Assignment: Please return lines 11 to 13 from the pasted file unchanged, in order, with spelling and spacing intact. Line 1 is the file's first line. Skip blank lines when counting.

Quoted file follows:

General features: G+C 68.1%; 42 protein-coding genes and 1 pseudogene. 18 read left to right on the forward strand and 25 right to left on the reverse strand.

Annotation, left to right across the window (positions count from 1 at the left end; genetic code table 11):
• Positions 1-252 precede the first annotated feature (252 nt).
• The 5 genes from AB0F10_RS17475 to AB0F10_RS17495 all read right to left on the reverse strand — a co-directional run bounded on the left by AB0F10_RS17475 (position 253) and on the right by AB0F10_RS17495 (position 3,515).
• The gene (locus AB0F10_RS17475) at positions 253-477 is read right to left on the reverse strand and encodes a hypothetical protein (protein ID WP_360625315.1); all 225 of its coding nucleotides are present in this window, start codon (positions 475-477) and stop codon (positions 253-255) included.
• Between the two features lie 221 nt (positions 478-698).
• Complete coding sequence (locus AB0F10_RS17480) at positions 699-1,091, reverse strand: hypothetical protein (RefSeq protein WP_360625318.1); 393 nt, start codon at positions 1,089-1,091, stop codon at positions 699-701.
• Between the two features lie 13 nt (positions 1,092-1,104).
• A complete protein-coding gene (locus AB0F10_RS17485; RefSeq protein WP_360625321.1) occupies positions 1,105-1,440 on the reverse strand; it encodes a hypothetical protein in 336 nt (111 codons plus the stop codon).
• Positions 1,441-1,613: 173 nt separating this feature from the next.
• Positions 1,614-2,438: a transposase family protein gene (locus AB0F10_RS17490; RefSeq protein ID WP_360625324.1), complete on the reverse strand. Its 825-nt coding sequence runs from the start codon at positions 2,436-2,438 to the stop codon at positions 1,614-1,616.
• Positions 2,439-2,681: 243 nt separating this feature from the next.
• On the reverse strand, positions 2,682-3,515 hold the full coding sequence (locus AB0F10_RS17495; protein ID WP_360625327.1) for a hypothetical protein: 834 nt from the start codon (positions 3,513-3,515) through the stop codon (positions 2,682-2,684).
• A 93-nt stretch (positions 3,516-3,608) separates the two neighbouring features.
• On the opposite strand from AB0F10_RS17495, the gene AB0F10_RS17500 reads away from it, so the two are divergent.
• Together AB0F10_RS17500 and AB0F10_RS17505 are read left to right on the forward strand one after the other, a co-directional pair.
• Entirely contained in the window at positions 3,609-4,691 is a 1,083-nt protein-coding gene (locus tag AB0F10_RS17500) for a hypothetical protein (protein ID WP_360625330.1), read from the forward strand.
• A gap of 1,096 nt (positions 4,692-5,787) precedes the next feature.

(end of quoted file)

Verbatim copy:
• Positions 1,614-2,438: a transposase family protein gene (locus AB0F10_RS17490; RefSeq protein ID WP_360625324.1), complete on the reverse strand. Its 825-nt coding sequence runs from the start codon at positions 2,436-2,438 to the stop codon at positions 1,614-1,616.
• Positions 2,439-2,681: 243 nt separating this feature from the next.
• On the reverse strand, positions 2,682-3,515 hold the full coding sequence (locus AB0F10_RS17495; protein ID WP_360625327.1) for a hypothetical protein: 834 nt from the start codon (positions 3,513-3,515) through the stop codon (positions 2,682-2,684).